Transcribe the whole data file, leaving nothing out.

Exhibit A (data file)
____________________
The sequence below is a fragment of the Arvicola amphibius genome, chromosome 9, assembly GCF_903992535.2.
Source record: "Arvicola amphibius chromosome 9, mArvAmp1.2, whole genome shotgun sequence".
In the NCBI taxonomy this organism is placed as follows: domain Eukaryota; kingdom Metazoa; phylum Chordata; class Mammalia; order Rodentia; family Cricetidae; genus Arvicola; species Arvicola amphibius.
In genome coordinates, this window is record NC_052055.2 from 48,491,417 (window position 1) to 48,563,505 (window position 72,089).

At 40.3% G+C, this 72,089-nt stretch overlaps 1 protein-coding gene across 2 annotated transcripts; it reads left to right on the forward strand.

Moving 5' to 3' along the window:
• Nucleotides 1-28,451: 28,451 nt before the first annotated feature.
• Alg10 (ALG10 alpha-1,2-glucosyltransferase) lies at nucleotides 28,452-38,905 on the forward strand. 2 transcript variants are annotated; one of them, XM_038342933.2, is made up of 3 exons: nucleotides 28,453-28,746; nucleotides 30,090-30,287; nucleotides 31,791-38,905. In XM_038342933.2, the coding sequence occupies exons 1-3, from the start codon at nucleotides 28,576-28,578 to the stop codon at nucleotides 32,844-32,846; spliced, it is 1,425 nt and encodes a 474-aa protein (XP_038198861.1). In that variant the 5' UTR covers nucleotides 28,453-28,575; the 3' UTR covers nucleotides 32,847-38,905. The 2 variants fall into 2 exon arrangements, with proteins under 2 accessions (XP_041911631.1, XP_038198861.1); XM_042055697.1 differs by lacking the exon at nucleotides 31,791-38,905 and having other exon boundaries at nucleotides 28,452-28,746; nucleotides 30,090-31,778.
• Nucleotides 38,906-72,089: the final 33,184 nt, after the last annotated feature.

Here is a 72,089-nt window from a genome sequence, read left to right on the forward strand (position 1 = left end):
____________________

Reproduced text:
The sequence below is a fragment of the Arvicola amphibius genome, chromosome 9, assembly GCF_903992535.2.
Source record: "Arvicola amphibius chromosome 9, mArvAmp1.2, whole genome shotgun sequence".
In the NCBI taxonomy this organism is placed as follows: domain Eukaryota; kingdom Metazoa; phylum Chordata; class Mammalia; order Rodentia; family Cricetidae; genus Arvicola; species Arvicola amphibius.
In genome coordinates, this window is record NC_052055.2 from 48,491,417 (window position 1) to 48,563,505 (window position 72,089).

At 40.3% G+C, this 72,089-nt stretch overlaps 1 protein-coding gene across 2 annotated transcripts; it reads left to right on the forward strand.

Moving 5' to 3' along the window:
• Nucleotides 1-28,451: 28,451 nt before the first annotated feature.
• Alg10 (ALG10 alpha-1,2-glucosyltransferase) lies at nucleotides 28,452-38,905 on the forward strand. 2 transcript variants are annotated; one of them, XM_038342933.2, is made up of 3 exons: nucleotides 28,453-28,746; nucleotides 30,090-30,287; nucleotides 31,791-38,905. In XM_038342933.2, the coding sequence occupies exons 1-3, from the start codon at nucleotides 28,576-28,578 to the stop codon at nucleotides 32,844-32,846; spliced, it is 1,425 nt and encodes a 474-aa protein (XP_038198861.1). In that variant the 5' UTR covers nucleotides 28,453-28,575; the 3' UTR covers nucleotides 32,847-38,905. The 2 variants fall into 2 exon arrangements, with proteins under 2 accessions (XP_041911631.1, XP_038198861.1); XM_042055697.1 differs by lacking the exon at nucleotides 31,791-38,905 and having other exon boundaries at nucleotides 28,452-28,746; nucleotides 30,090-31,778.
• Nucleotides 38,906-72,089: the final 33,184 nt, after the last annotated feature.

Here is a 72,089-nt window from a genome sequence, read left to right on the forward strand (position 1 = left end):